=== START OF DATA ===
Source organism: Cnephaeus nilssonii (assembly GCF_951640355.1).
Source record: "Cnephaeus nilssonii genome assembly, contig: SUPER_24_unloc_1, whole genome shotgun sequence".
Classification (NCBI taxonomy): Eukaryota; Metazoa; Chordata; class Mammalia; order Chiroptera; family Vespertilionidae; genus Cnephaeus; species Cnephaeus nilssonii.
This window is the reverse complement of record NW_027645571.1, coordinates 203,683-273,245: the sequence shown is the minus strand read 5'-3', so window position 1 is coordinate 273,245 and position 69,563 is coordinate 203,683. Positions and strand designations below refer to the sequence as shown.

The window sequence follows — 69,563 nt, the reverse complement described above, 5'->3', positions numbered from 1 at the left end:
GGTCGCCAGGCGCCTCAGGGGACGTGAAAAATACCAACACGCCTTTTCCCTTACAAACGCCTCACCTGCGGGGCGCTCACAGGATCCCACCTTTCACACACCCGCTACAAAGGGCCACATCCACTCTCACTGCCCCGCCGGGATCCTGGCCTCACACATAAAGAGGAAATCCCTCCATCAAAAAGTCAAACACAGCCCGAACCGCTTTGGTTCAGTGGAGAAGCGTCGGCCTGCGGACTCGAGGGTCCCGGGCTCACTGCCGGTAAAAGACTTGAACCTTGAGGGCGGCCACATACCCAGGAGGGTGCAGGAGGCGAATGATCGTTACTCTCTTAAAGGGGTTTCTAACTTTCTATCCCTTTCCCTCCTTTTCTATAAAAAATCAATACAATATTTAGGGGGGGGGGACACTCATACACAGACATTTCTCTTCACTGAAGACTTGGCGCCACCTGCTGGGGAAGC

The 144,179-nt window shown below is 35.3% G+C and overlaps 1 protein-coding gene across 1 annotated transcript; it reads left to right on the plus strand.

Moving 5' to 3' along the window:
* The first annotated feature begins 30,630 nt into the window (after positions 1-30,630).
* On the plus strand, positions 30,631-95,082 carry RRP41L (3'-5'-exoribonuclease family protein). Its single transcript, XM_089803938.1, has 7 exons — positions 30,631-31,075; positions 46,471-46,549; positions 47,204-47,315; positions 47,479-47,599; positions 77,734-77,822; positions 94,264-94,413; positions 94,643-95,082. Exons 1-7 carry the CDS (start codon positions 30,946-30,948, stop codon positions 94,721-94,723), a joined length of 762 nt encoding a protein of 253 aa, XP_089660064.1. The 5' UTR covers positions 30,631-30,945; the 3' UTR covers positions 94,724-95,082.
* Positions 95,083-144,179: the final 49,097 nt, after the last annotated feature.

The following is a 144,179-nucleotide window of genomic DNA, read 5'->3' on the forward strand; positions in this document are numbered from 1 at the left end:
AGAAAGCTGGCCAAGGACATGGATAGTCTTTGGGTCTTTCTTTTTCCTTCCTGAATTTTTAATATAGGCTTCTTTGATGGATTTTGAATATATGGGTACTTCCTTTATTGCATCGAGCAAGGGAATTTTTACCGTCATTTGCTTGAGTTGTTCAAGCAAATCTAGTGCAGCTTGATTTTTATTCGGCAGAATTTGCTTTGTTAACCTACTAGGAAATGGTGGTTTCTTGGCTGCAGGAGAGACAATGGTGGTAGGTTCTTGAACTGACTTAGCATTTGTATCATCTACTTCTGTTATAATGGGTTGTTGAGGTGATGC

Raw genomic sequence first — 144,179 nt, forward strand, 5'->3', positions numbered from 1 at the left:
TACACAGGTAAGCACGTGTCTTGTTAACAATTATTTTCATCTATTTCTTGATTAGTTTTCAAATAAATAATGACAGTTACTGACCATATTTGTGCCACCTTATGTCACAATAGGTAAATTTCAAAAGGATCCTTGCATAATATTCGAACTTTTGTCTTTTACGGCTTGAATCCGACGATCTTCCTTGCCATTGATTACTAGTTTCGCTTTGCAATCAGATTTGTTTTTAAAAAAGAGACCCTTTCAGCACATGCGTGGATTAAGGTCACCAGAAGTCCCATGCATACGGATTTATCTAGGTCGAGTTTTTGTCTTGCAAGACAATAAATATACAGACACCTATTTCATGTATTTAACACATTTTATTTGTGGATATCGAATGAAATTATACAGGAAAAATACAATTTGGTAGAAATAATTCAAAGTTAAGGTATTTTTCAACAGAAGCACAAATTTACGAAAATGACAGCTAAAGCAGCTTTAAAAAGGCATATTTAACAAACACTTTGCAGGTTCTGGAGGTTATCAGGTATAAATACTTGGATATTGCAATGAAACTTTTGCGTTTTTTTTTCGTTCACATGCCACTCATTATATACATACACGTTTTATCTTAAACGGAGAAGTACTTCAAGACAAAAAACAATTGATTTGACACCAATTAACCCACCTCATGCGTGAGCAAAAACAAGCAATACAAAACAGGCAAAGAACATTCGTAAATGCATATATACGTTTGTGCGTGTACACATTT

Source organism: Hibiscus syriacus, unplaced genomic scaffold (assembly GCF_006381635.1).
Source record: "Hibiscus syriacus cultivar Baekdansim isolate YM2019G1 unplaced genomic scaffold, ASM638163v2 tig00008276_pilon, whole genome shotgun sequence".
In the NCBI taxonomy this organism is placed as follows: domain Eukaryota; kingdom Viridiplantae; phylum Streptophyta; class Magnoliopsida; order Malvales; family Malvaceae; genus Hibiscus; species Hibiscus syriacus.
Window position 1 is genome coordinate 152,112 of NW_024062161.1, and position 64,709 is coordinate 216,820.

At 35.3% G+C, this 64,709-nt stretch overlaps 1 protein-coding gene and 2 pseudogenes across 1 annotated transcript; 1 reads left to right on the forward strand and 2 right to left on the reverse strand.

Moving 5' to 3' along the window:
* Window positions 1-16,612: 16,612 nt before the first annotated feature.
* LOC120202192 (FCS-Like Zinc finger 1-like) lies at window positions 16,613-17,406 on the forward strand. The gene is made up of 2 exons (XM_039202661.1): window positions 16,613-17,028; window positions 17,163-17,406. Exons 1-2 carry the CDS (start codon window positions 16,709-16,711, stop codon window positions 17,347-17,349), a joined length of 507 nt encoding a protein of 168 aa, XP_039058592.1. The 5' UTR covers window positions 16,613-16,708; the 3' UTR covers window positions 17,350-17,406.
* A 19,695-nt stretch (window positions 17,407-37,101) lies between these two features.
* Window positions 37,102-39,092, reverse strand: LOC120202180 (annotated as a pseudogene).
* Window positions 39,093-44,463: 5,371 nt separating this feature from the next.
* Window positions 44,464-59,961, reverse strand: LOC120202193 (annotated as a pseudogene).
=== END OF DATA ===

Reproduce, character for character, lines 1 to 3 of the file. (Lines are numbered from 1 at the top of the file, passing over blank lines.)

Source organism: Cnephaeus nilssonii (assembly GCF_951640355.1).
Source record: "Cnephaeus nilssonii genome assembly, contig: SUPER_24_unloc_1, whole genome shotgun sequence".
Classification (NCBI taxonomy): Eukaryota; Metazoa; Chordata; class Mammalia; order Chiroptera; family Vespertilionidae; genus Cnephaeus; species Cnephaeus nilssonii.